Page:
Women in Film: The Power of Sex and Independence in the Enduring Legacy of Pam Grier
No conversation about strong women in film would be complete without mention of Pam Grier, the foremost iconic actress of the blaxploitation film era of the 1970’s. Grier began her acting career while still in college, and although majoring in film, she didn’t actually intend to pursue acting. Following her film debut in Beyond the Valley of the Dolls (1970), in which she had only a minor role, she was discovered by writer/director Jack Hill while working at American International Pictures as a receptionist paying her way through college.
BLAXPLOITATION: Breaking Molds
The term blaxploitation refers to a subgenre of film in which African American culture is exploited, particularly in terms of common stereotypes. Grier simultaneously embodies the stereotype and transcends it in her portrayals of strong and independent women in action film roles, the type of roles that traditionally had gone to men in years previous to her arrival on the movie scene. While she has a long list of movie, television, and theater credits to her name, she is most well-known for her title roles in Coffy (1973), Foxy Brown (1974), Sheba, Baby (1975), Friday Foster (1975), and the much later Quentin Tarantino film Jackie Brown (1997).
In her early roles, Grier portrays women of color that are viewed as sexual objects by the men in her films, but who in reality are strong, independent and supremely capable of taking out the bad guys when the opportunity presents itself. In both Coffy and Foxy Brown (streaming info here), there is an anti-drug theme at play, with both characters out for a vigilante-type of revenge against the illegal drug trade. Sheba, Baby takes the gender-bending role even further as Grier portrays a former police officer turned private investigator who is called home to ultimately avenge her father’s death at the hands of corrupt white men and in the face of police corruption.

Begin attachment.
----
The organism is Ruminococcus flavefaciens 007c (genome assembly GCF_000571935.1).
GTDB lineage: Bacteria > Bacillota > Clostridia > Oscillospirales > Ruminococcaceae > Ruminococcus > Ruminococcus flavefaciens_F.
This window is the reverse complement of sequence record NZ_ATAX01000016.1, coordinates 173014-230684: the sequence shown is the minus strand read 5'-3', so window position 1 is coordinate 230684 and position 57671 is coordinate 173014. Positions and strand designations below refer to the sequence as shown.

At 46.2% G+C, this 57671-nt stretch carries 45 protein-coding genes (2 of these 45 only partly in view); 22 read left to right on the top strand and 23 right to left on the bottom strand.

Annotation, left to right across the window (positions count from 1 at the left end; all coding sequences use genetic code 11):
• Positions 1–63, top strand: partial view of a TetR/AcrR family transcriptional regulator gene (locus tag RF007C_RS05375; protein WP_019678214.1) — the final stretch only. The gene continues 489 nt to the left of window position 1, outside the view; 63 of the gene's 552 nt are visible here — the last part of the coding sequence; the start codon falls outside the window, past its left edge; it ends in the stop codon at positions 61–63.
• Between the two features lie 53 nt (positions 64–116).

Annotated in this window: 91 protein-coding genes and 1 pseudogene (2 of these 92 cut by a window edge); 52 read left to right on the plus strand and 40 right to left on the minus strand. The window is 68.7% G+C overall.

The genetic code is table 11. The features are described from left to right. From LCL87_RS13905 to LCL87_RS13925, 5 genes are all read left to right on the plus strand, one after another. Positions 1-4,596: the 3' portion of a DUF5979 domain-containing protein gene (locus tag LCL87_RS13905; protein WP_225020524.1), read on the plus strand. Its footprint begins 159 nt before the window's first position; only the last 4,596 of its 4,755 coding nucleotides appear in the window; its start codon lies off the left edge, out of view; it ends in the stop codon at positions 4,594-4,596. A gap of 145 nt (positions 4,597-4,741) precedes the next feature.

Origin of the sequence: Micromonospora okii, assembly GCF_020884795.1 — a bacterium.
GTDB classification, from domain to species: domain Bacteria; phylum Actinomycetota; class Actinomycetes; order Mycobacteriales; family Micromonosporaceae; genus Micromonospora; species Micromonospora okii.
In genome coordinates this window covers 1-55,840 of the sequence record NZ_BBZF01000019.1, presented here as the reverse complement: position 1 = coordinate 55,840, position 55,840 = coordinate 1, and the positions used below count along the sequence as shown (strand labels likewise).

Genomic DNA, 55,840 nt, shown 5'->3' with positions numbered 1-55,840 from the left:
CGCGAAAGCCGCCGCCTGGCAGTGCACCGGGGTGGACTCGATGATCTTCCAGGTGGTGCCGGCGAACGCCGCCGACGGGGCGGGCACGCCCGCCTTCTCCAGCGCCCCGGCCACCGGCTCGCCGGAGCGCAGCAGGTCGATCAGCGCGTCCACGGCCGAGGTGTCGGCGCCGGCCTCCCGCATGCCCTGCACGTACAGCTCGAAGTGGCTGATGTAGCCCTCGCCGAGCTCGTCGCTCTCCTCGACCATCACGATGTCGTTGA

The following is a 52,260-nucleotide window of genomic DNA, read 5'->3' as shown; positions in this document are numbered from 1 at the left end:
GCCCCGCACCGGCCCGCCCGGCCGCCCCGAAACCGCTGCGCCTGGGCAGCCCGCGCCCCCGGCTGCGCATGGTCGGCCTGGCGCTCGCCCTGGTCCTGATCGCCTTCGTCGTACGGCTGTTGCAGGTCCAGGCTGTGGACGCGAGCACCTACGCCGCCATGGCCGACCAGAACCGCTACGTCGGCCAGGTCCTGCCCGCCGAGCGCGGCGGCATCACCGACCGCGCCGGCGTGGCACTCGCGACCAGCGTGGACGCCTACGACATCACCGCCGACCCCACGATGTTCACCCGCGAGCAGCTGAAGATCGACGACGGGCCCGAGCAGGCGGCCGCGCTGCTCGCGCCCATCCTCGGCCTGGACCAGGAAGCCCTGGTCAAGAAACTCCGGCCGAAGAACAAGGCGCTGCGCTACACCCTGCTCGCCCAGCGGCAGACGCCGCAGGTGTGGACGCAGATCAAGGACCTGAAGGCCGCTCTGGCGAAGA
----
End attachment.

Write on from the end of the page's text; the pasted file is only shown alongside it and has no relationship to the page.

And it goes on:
The film Friday Foster in which Grier again played the title role offers a departure from the female action hero role that had defined her thus far. This time around, Grier plays a journalistic photographer, and while still strong and independent, she is not constantly gun-toting and shooting. Based on a comic strip from the early 1970’s, Grier could be said to have paved the way at least in part for the popularity of future comic-book based films.
REVIVAL: A New Twist on an Old Theme
Finally, in 1997, Grier portrayed the more mature, more complicated, but still insanely sexy Jackie Brown in the Tarantino film of the same name – a film and role that Tarantino reportedly wrote specifically for her. While yet another tough and independent female role, Jackie is nonetheless a more complicated character than Grier’s previous roles, a character whose legitimate job is that of a stewardess for an airline that flies from Los Angeles to Mexico and back, a job she uses to smuggle money into the U.S. for a Mexican arms dealer. She ultimately double-crosses both the arms dealer and American federal law enforcement in a double sting operation that nets her half a million dollars.
While working to break through racial and gender restrictions in Hollywood films by constantly taking on deeper and more complex roles, Grier also paved the way for future successes for women in action hero roles. A few short years after the release of Friday Foster found the female action hero roles gaining steam with Sigourney Weaver’s portrayal of Ripley in Alien, in turn followed by Linda Hamilton as Sarah Connor in Terminator 2: Judgment Day and later incarnations such as Lara Croft of the Tomb Raider films.
Today, Grier is a cancer survivor who continues to work in the television and movie industry while also actively working with charities and non-profits to help both animals in shelters and people going through cancer treatments. Her next movie, Grandmothers Murder Club, is currently in pre-production and due to be released sometime in 2017.